Bakewell, Eric

Eric Bakewell was born circa 1916, (Flintshire (Mold) HAW/21A/42), the son of Leonard & Esther Bakewell, (nee Gould) who had married in a Civil Ceremony at Hawarden in 1913 (Flintshire (Mold)HAW/04/61).

Sadly Esther died in 1923 (Flintshire (Mold) HAW/15A/31) and Leonard remarried in 1927 at St. Ethelwold’s Church, Shotton, (Flintshire (Mold)          C115/04/E89) to Amelia Elizabeth Budsworth.

I do not know about Eric’s childhood or teenage years, but,  I find the family on the 1939 National Register which was taken on the 29th September 1939.   They were living at 52 Station Road , Queensferry, Flintshire.   Leonard Bakewell’s date of birth was given as the 29th May 1891, Ameilia Elizabeth’s date of birth was  the 9th July 1899.   Ivor Bakewell, a Cinema Projectionist and single, was born  the 25th August 1915, Eric Bakewell, a Milk Roundsman, single, had been born on the 19th Septemver 1916, Alwyn Bakewell, single and a Re-Shears man had been born on the 27th September 1918.    I think that Amelia Elizabeth’s mother, Sarah Budsworth, a widow, was doing “Unpaid Domestic Duties” and had been born on the 9th June 1873.

This source gives Eric’s date of birth as the 19th September 1916 and shows that he had brothers, Ivor and Alwyn.   It also looks as though Amelia Elizabeth’s mother may have been in the household.

The Royal Welsh Enlistment Register shows that Eric enlisted on the 15th March 1940 and was transferred to the South Staffs. Regt on the 23rd June 1940.

There is a Casualty Form (10), with a list of the 1/6th South Staffordshire Regt. Casualties, as well as other regiments, which shows that Eric was one of 4 men who died on the 18th July 1944 on that Casualty list and from his Regiment.

Eric is named on the website:-  and

To help give an insight to what Eric did on that day: – Taken from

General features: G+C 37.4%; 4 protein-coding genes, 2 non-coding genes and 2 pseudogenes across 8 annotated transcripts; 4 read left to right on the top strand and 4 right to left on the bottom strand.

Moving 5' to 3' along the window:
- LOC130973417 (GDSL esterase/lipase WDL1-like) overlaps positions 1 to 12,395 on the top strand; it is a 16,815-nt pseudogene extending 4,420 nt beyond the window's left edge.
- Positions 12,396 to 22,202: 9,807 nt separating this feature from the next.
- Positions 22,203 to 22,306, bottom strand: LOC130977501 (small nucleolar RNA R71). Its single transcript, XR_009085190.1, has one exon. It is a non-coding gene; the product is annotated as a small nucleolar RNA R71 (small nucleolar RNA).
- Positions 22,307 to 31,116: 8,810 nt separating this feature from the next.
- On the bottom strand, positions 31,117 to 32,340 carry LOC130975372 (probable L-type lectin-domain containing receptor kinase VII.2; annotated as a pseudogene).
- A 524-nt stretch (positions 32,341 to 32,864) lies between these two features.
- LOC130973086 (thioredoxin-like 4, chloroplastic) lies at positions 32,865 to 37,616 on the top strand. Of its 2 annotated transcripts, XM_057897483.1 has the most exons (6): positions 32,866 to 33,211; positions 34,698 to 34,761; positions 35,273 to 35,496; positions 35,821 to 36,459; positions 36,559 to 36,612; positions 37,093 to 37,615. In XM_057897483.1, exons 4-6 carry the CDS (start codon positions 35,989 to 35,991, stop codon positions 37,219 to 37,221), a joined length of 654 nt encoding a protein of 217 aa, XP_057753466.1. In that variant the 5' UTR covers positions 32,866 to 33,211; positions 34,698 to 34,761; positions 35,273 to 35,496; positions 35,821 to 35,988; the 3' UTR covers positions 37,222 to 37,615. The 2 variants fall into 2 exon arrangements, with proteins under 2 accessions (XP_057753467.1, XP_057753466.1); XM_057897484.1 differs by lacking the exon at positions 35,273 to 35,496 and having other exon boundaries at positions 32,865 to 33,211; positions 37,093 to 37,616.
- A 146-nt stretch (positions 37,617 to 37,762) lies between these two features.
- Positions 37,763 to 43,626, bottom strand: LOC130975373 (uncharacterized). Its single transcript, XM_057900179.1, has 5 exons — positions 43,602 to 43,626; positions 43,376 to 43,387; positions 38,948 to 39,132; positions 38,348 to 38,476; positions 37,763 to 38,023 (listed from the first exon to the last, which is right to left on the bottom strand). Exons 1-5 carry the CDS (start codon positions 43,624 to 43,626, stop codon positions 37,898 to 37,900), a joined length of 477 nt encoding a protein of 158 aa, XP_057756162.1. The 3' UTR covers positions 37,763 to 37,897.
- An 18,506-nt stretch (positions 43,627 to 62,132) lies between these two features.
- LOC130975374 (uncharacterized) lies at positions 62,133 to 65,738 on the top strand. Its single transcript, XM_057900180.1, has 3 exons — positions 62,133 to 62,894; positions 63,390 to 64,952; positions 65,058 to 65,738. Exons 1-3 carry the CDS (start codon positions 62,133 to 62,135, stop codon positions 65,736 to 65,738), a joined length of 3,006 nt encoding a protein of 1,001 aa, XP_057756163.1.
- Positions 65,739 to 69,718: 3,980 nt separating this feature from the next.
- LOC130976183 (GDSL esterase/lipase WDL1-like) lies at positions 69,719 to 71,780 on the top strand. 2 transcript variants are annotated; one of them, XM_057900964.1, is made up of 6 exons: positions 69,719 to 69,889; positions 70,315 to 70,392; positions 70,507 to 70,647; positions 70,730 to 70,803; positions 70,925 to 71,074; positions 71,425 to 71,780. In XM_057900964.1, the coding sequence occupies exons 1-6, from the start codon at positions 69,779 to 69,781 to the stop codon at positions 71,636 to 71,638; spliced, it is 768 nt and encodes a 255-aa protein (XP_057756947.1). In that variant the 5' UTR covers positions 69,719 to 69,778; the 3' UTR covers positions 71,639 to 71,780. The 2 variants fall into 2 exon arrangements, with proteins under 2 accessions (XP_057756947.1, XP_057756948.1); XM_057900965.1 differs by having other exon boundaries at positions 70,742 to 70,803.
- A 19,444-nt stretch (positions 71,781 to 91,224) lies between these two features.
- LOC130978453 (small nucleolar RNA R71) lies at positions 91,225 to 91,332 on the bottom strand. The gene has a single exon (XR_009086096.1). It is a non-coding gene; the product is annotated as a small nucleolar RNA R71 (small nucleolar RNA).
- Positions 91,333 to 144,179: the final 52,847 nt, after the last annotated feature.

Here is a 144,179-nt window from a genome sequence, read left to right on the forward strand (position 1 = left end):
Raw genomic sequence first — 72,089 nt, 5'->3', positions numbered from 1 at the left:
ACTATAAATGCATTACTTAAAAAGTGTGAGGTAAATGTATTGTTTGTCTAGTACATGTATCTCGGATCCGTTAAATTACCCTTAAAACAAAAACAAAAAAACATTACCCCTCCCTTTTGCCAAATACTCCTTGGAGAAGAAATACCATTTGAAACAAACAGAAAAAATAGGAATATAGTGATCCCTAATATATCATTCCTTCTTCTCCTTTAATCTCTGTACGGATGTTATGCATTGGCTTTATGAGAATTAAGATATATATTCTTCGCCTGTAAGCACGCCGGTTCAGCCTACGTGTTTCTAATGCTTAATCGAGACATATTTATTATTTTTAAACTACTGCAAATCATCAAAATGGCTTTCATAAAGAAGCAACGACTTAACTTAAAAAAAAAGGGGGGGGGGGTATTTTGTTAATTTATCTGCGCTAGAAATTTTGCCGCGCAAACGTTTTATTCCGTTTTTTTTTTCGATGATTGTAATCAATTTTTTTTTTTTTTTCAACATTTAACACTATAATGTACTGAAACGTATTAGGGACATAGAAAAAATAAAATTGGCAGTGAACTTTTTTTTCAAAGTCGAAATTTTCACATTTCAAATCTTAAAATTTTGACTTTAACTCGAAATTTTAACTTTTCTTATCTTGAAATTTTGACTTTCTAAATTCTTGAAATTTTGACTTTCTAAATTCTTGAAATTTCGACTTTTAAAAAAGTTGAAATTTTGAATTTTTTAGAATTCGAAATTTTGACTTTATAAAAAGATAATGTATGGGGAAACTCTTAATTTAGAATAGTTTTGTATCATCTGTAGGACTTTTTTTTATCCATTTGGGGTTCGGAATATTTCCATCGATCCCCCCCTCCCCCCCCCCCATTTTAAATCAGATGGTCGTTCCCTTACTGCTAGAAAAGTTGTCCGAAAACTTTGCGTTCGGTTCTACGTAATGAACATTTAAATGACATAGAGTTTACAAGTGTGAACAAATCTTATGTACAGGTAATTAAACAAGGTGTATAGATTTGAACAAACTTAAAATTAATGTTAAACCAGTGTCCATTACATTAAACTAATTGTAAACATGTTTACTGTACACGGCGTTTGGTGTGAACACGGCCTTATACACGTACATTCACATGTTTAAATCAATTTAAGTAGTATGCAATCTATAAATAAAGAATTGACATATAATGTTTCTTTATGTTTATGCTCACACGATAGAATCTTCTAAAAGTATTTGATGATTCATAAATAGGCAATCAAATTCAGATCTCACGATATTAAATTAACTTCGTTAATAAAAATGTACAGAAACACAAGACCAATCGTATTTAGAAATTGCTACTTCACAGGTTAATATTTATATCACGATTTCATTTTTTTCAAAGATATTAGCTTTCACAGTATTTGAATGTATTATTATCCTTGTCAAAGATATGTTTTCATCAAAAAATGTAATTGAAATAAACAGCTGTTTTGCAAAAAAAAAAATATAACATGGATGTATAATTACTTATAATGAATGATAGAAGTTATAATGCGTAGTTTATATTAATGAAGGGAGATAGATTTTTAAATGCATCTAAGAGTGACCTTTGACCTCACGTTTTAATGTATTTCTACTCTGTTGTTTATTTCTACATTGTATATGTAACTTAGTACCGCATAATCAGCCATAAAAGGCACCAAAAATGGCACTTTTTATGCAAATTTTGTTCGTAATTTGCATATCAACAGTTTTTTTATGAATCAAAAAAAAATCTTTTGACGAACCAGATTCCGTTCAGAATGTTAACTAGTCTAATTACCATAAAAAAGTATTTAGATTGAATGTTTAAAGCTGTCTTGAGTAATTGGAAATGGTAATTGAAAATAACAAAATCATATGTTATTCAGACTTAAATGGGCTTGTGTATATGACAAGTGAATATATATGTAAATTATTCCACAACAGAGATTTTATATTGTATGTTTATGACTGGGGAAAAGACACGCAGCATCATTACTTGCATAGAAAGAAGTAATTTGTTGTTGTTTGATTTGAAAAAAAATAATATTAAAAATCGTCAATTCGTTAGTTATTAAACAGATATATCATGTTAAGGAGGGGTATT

On 25 June 1944, the 2nd Battalion, along with the rest of the 59th Division, arrived in Normandy via Juno Beach and assembled at Bayeux-Creully. It was quickly thrown into action around Caen as British forces were desperately trying to force a breakout from the Normandy bocage. On 6-7 July, the Division participated in Operation CHARNWOOD. The 6thBattalion formed the left flank of the divisional front with objectives of the villages of La Bijude and Epron. After an overwhelming bombardment from divisional and corps artillery assets, naval gun support off of the Normandy coast, and carpet bombing from Allied medium and heavy bombers, the Division began its assault. The 6th Battalion achieved early gains by capturing the village of La Bijude by 0730.  However, both forward company commanders became casualties, and a young junior officer found himself in charge of the Battalion.  A strong German counterattack forced the two companies in La Bijude out of the village and into a strip of land between the town and Chateau de la Londe, and the Battalion continued to suffer heavy casualties from German fire. At approximately 0930, the 6th Battalion was ordered to put in a full scale assault against the enemy’s fortifications south west of La Bijude.  It took several hours for the Battalion to overcome German resistance, but by 1300 the Battalion was able to occupy Malon.

The 6th Battalion would get little rest after Operation CHARNWOOD for, from 16-18 July 1944, the Battalion participated in Operation POMEGRANETE.  The object of this operation was to divert German attention away from 2nd Army’s assault on Caen as part of Operation GOODWOOD.  On 16 July, at 2015 hours, the 6th Battalion, now under the control of 177th Brigade, was thrown into an assault against Haul des Forges.  Unlike other elements in the Brigade, the Battalion occupied Haul des Forges with relatively light opposition. There the Battalion remained, holding the objective until the end of heavy combat on the 18 July.

The 6th battalion spent the rest of July involved in patrol operations and minor probing actions against the German lines. However, this rest would not last long. From 6-8 August 1944, the Battalion participated in an assault across the Orne River. The battalion, now back under control of 176 Brigade, was given the task of establishing a bridge head over the Orne River. Their efforts were proceeded by an artillery barrage that began at 1840 hours on 6 August.  The Battalion crossed the river at night and by 0800 on 7 August, a bridge had been built spanning the Orne River.  Two fierce counterattacks were thrown against the Battalion on 7 August.  However, the 176th Brigade was able to continually expand the bridgehead throughout the day.

Eric was loved and remembered by his family as his name was put forward to be added to the WW2 War Memorial at Hawarden.

Learn more about the other soldiers on the Hawarden Memorial

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